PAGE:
Transit agencies, both public and privately owned, are adopting new shared mobility platforms and innovative programs in the wake of popular ride-hailing services such as Uber and Lyft to offer additional and efficient last-mile solutions for their customers. Uber alone has launched at least 20 public transit projects around the world and in Denver, Colorado, the company is now integrating real-time public bus and rail information with the ability to buy train tickets all inside its own ride-hailing app.
When considering the future of transport, one of the main challenges is maintaining an efficient and profitable service while providing a seamless mobility experience that works alongside legacy transportation systems around the world.
Adopting and integrating new shared mobility solutions, however, require larger technological expertise for local transportation agencies. And today’s transit agencies are in a great position to leverage their experience in the areas of fleet management and asset ownership to provide flexibility and seamless mobility services for their ridership, help reduce traffic congestion and offer on-demand or pre-booked shuttle services while using technologies from third parties to maximize the effectiveness and costs.
In Pinellas County, Florida, Pinellas Suncoast Transit Authority (PSTA) was the first transit agency in the US to offer a joint first/last-mile shared mobility service subsidized by public dollars. The PSTA’s “Direct Connect” program allows riders to get to and from bus stops in a taxi, wheelchair-accessible vehicle (WAV), or Uber TNC vehicle at a subsidized rate.
Launched in 2016, the PSTA Uber venture has gone through several iterations of pilot programs and testing to offer the best service possible for the county’s ridership. According to the study “When Uber Replaces the Bus: Learning from the Pinellas Suncoast Transit Authority’s “Direct Connect” Pilot,” what’s needed to successfully launch a shared mobility pilot program is good data and transparency from all parties, as well as concrete plans for outreach and evaluation, and the right platform technology to power the service.
Public/Private Partnerships for Shared Mobility Programs
A significant challenge to shared mobility solution adoption is creating public/private partnerships that leverage shared vehicle services such as Uber and Lyft while incentivizing riders to utilize the enhanced services provided by transit agencies.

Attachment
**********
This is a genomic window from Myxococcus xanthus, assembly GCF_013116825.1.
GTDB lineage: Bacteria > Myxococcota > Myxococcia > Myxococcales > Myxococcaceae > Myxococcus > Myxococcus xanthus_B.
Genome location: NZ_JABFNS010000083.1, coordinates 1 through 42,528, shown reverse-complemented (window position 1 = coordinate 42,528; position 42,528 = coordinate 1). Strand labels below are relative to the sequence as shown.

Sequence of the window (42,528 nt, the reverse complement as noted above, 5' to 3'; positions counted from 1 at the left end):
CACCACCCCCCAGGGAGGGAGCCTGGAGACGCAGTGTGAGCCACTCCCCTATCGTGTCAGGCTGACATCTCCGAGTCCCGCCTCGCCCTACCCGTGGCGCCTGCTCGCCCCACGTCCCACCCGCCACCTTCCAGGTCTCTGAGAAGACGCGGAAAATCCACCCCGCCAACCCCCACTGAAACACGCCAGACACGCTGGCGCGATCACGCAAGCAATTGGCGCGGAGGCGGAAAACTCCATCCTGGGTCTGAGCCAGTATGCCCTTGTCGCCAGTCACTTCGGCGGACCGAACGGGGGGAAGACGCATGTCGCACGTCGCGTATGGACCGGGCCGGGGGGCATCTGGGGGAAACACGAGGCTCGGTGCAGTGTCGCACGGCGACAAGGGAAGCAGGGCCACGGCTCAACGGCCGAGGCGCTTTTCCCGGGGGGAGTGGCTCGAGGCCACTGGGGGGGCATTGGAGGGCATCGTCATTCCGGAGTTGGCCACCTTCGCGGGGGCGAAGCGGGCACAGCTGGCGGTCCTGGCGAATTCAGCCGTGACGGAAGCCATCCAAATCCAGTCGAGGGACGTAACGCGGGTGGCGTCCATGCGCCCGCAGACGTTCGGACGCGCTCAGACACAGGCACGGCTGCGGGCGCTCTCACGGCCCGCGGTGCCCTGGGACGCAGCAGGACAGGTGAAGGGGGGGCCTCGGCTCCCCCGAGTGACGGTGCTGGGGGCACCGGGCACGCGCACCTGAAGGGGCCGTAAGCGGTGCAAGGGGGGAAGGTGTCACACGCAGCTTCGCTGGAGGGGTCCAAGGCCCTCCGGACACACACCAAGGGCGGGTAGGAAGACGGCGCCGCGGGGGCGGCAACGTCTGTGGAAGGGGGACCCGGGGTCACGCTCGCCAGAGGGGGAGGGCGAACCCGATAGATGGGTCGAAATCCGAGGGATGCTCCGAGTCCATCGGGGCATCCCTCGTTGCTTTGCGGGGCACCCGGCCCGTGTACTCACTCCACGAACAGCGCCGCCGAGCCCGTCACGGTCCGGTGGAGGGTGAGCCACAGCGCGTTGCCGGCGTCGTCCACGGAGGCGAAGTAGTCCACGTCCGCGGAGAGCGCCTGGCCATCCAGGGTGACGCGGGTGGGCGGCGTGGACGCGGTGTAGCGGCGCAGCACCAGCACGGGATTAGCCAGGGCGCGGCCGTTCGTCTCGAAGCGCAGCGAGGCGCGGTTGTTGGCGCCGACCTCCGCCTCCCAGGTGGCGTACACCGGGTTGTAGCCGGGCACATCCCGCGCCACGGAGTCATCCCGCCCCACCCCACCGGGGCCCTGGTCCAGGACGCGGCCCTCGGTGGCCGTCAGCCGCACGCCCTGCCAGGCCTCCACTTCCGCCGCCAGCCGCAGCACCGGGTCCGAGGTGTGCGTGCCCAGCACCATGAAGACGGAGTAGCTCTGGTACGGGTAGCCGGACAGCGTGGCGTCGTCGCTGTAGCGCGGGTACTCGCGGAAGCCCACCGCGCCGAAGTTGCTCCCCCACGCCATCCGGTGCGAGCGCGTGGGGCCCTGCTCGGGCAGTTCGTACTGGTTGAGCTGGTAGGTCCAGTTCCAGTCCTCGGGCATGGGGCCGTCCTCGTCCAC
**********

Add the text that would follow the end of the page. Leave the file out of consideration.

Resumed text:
Public/private partnerships were once thought to be an obstacle to shared mobility adoption as they may allow private contractors, especially large organizations, to dictate terms to the public and achieve a “competitive advantage” over public sector providers, including public transit. Private providers, however, do have advantages: cutting-edge technology solutions, greater customer service flexibility and more transportation option flexibility than public transit without the need for special permits and additional public sector employees.
Some cities and local county government transit agencies that invest in urban transportation improvements, both public and private, are building the foundation to transition from auto dependence to walking, biking or shared transit solutions to ultimately benefit their communities and the environment.
In the greater Seattle area, King County Metro Transit has launched an app-based “micro-transit” van service program called “Via to Transit” that provides on-demand rides to connect transit riders with light rail and bus lines. Via, part of King County Metro’s Innovative Mobility Program, is a private company contracted to provide vans, drivers and technology for the public transit service and has 18 vans in its fleet with some wheelchair accessible.
To date, the service has exceeded King County Metro’s daily ridership goals with more than 70,000 total rides taken. King County Metro’s Innovative Mobility Program is a great example of a mobility program that leverages emerging mobility services and technologies to provide new transportation options. Home to technology leaders such as Amazon and Microsoft, King County is exploring shared mobility, Mobility-as-a-Service, automated vehicles, and Smart Cities. King County Metro Transit believes that the best innovations come out of partnerships among government agencies, communities, and the private sector.
Choosing a Shared Mobility Solution
By combining the best features of public and private transportation, ride-hailing modules, mobile payment systems and data and analytics into one platform, transit providers can offer advanced shared mobility solutions for meeting rider needs. To achieve transit program success, agencies must also find the right technology partners and solutions that will enable them to plan, launch, scale and optimize new-mobility services while keeping services efficient and profitable.
Fleetonomy, the leading smart-mobility platform provider for operating and managing ride-hailing modules, offers a mobility platform made for transit agencies that maximize vehicle usage and helps generate new revenue streams for public and private transit providers.
Fleetonomy’s Ride-hailing platform is built with optimization tools from the ground up so that transit agencies can efficiently orchestrate every part of their operations. This includes automatically including drivers’ schedules, fueling/charging, and vehicle maintenance according to predicted demand and live data feeds.
Fleetonomy’s Ride-hailing Platform for transit agencies also ensures that mobility operators are putting their fleet to best use by minimizing idle time and maximizing vehicle usage. The platform includes advanced prediction engines that allow accurate demand prediction, matching each vehicle to customer needs, easily managing drivers and vehicles in real-time and operating efficiently according to data-driven insights.
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